Really, it’s a win-win for both parties. The marketer gets to provide education and collect user data, and the user gets a fun, engaging experience with an interesting solution provided at the conclusion.
Here’s an example: NetProspex, a marketing data and contact management company, wanted to generate new leads with an interactive white paper. They used an existing piece of research about record completeness and offered it to users as an interactive white paper that asks survey questions throughout.
Not only have they created a more engaging piece of content with serious value for the reader, but now they see how each prospect answered the questions and have a deeper understanding of their new leads.
Why Are White Papers Valuable?
We know that regular white papers are valuable. With beginnings as early as 1922 during Winston Churchill’s time, they’ve long been a trusted medium. Since the 1990s, they’ve been used in B2B application.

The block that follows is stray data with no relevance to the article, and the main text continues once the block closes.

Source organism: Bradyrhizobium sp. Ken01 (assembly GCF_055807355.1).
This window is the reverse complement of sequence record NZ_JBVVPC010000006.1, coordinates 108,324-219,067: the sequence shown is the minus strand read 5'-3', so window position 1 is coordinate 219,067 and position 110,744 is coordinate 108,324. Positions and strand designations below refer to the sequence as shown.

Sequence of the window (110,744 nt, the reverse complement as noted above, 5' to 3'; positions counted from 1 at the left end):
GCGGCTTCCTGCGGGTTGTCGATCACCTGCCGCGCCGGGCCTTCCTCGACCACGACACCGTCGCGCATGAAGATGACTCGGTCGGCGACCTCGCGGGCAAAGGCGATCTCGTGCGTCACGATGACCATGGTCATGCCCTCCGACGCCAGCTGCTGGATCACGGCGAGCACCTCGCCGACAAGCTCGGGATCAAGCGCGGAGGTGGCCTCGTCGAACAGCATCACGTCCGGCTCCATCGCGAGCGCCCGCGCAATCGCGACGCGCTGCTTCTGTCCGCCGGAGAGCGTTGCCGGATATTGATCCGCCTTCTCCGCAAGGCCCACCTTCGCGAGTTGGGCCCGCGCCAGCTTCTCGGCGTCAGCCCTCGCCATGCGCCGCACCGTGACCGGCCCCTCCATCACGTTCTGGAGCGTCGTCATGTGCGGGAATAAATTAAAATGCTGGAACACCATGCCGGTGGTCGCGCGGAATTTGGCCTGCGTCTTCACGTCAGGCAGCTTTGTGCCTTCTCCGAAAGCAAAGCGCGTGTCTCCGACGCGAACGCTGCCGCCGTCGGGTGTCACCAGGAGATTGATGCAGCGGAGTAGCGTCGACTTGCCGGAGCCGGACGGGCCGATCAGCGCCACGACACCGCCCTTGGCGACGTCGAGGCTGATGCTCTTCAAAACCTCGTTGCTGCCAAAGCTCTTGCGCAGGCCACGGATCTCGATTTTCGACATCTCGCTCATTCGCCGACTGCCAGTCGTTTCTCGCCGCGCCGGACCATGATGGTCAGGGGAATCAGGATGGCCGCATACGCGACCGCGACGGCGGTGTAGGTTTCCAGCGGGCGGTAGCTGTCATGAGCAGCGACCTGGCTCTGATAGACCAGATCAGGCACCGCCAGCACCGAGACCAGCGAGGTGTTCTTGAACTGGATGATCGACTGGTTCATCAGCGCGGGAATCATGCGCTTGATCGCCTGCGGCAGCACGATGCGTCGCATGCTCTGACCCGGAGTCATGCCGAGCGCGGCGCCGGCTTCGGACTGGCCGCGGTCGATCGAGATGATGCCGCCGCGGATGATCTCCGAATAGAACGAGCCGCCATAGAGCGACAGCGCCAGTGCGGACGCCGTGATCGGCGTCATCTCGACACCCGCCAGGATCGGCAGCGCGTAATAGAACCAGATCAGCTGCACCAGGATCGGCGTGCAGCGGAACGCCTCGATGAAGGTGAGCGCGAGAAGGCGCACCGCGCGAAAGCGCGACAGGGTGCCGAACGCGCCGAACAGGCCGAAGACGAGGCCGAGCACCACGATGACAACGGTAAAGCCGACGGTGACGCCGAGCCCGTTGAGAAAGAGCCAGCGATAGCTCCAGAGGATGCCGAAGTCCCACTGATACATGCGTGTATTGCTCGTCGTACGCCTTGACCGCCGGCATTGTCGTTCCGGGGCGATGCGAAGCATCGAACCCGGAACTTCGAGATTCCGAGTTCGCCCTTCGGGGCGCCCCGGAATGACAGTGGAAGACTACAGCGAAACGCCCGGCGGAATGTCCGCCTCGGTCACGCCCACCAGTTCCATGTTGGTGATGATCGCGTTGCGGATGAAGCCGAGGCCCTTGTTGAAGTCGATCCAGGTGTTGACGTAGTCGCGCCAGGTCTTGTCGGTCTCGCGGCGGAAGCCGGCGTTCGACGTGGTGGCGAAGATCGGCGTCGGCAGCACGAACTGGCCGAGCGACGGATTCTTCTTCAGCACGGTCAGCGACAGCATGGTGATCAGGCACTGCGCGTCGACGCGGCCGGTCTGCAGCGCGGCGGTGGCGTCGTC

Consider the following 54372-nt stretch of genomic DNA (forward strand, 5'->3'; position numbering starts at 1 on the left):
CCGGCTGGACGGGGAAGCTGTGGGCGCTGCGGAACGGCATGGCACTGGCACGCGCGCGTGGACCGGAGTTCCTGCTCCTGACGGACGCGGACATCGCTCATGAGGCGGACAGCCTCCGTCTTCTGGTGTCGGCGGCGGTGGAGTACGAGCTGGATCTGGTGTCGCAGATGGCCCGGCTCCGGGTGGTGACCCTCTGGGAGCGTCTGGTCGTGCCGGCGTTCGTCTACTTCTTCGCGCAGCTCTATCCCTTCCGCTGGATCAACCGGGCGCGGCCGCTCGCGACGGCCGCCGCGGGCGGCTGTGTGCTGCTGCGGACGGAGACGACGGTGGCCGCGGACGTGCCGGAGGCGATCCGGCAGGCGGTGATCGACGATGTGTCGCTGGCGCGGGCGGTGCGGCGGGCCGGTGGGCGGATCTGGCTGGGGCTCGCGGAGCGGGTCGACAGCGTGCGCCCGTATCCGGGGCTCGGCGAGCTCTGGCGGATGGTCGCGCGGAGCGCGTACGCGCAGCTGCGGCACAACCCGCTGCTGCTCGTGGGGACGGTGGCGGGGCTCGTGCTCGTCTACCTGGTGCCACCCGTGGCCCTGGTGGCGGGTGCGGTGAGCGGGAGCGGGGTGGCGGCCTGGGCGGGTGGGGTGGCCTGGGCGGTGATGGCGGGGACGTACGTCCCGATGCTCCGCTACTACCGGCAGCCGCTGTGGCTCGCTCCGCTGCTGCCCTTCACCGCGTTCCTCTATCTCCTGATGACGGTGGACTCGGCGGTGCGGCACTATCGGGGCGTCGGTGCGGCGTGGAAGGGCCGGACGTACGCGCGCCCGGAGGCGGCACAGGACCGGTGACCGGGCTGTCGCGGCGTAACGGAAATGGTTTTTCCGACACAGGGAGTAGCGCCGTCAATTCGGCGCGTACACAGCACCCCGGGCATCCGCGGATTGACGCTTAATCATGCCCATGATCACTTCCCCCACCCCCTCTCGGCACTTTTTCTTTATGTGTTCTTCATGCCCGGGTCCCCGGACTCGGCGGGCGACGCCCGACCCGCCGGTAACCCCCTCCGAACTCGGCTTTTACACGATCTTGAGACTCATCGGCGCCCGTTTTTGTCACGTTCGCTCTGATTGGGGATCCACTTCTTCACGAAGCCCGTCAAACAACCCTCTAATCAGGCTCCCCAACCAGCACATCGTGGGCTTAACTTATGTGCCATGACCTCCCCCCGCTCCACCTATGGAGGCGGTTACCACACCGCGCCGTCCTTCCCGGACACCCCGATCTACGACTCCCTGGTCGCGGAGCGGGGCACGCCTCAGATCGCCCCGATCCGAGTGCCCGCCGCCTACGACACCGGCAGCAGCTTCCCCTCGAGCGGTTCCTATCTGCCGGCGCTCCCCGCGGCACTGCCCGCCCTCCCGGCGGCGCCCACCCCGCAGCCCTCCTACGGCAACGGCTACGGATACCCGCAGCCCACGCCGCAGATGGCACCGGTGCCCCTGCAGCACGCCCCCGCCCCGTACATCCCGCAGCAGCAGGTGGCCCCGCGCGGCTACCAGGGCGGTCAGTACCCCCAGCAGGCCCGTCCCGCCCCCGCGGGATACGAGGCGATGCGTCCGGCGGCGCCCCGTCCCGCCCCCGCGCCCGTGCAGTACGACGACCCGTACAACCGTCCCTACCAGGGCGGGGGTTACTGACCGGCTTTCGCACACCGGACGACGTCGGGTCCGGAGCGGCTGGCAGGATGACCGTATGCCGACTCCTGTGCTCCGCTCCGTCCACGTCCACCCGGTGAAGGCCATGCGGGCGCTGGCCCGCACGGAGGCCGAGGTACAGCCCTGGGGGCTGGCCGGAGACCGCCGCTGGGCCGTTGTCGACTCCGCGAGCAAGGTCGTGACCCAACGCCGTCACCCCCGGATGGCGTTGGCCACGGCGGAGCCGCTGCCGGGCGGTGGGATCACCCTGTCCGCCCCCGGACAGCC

And in 2015, they’re still relevant. The 2015 Content Preferences Survey from DemandGen Report showed that white papers were the most popular form of content for researching B2B purchasing decisions—used by more than 83% of those surveyed (up from 78% last year.)
The issue now is that there are so many white papers out there that each new one simply gets lost in the noise. They all begin to blend together. Think about it: The numbers paint a clear picture—everyone is using them.
When everyone is doing something the same way—that’s the time when you should run in the other direction if you want to stand out.
Enter the interactive white paper. The highly evolved sister of its original format, the interactive white paper allows users to step into the content and use it for their benefit.
What Kind of Data do Marketers Get From Interactive White Papers?
The value of an interactive white paper goes deeper still. Not only are marketers able to learn more about the way their audience would answer certain questions, but they can also use interactive white papers to develop rich profile data around participants, study read through rates, and more.